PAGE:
The Kingston bar scene is overdue for a reckoning


This article discusses sexual violence and may be triggering for some readers. The Journal uses “survivor” to refer to those who have experienced sexual assault. We acknowledge this term is not universal. The Kingston Sexual Assault Centre’s 24-hour crisis and support phone line can be reached at 613-544-6424 / 1-800-544-6424.

It’s 2023 and the bars still aren’t safe enough.

Drugging instances have ticked up in recent years and the problem is twofold: there aren’t enough measures in place to prevent drugging incidents and sexual violence prevention education isn’t keeping up. 

Compounding the issue at Queen’s is how the University has consistently kept sexual violence records under wraps. The University cites concern for survivor privacy as the reason for this lack of transparency. However, important statistics should and can be released without identifying information to give the community a clear picture of the sexual violence climate.

We need better information on the circumstances under which sexual violence occurs. Even if drug presence is difficult to confirm, the University should, at a minimum, keep track of reports of drugging and where it tends to occur. When experts and the community aren’t informed, it’s difficult to target a problem as complex as sexual violence. 

A party culture that breeds this kind of behaviour is also a major part of the problem. Drugging anecdotes are far too common on student forums like the Facebook group Overheard at Queen’s and the @queensconfessionss Instagram. 

The greater Kingston community is understandably not always empathetic towards students. However, residents should be able to put aside their frustrations with the student population to advocate alongside students for a safer community.

Security at the businesses that make up Kingston nightlife and depend heavily on student patronage needs improving. Much of the security at downtown bars is performative and focuses more on scaring away fake IDs than protecting patrons.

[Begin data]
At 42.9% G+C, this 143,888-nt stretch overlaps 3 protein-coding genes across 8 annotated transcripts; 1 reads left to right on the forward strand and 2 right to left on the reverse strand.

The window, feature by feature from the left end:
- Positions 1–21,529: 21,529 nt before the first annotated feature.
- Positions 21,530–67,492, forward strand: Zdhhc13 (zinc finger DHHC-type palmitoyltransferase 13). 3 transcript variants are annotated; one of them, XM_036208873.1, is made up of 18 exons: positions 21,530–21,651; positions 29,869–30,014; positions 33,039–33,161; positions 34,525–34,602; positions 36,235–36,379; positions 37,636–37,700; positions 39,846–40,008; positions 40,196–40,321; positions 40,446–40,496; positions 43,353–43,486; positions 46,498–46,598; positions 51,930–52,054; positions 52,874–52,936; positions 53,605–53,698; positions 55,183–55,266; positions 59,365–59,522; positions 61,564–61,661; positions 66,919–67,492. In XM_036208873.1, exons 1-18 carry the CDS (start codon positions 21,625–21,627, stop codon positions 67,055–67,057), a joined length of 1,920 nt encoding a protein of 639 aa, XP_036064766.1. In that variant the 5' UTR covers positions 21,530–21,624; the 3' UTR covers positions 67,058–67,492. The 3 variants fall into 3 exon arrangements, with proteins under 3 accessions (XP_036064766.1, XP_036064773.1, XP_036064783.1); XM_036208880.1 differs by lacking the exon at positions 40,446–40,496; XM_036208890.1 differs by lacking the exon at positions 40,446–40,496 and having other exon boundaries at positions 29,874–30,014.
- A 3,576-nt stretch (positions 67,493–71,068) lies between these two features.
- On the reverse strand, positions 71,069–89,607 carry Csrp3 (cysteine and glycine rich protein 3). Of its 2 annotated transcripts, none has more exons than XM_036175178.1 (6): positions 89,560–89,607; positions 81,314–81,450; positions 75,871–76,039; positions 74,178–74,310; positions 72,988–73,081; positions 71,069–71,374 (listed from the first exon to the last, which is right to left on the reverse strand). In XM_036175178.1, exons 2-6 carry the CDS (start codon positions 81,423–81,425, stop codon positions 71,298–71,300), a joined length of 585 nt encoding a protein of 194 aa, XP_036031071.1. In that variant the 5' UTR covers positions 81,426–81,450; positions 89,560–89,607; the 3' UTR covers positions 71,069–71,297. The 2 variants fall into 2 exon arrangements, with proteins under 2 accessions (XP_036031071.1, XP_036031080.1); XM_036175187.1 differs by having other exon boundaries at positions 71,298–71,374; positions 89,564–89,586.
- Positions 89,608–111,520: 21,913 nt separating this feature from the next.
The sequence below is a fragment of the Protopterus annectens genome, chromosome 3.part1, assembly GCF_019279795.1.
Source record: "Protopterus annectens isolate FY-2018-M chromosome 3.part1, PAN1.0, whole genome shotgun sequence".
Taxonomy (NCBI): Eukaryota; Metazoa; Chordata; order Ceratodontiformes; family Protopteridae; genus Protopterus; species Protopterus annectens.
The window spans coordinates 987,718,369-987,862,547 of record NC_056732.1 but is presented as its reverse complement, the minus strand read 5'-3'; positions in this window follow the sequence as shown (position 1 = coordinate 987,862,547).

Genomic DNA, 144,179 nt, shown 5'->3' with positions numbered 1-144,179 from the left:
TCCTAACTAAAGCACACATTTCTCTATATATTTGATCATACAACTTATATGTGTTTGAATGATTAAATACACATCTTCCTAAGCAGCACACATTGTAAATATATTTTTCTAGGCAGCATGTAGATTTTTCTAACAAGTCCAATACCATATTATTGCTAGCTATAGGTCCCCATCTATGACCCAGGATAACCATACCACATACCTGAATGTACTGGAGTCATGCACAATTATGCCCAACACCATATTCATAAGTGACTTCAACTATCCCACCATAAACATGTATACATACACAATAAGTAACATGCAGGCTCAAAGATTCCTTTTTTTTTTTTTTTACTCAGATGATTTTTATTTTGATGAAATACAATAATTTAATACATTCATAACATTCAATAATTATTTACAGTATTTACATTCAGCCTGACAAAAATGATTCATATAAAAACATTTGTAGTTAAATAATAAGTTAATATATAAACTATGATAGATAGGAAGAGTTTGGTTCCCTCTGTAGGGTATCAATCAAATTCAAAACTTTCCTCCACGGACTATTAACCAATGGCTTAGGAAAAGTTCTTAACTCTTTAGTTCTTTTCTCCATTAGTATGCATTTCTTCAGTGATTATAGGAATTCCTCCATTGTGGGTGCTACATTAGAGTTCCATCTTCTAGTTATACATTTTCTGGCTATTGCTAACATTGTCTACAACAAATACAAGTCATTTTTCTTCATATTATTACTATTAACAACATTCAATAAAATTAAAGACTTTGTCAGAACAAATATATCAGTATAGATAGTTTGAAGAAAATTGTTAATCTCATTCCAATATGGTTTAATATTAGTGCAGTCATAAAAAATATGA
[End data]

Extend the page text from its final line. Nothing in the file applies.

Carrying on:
Bouncers are often fellow students or people of university age who make a point of intimidating bar and club-goers without cause. When hiring and training security personnel, owners should consider an approach less based in power trips and more in collective safety. It’s possible to be kind and protect people at the same time.

Once a customer pays to enter an establishment, that establishment has some responsibility to keep them safe. That’s why bartenders are allowed to refuse service and often receive training to recognize signs of human trafficking. 

Unfortunately, there seems to be a trend among Kingston bars and clubs of prioritizing liability protection over health and safety. 

When establishments signal disinterest in their clients’ well-being, they enable bad behaviour. It’s disappointing to see owners doing little to be proactive. Being vocal about drugging could help prevent future incidents, particularly if bars share the additional measures taken to protect patrons. 

Right now, the wrong people are made to feel like criminals while potential sexual violence perpetrators are getting away with drugging people.

Student life, Queen’s, and Kingston bars share mutual interest. The university experience goes beyond campus, and Queen’s would do well to acknowledge that by working with Kingston establishments in the interest of students.

Queen’s should support more student-run campus pubs and students should push for their funding. While there’s an inherent risk any time alcohol is served, the fact that campus bars are on school property is likely a strong deterrent against drugging.

Bars and the University need to be working harder to catch those making their establishments unsafe for student patrons. 

It’s time to serve up some consequences. 

—Journal Editorial Board

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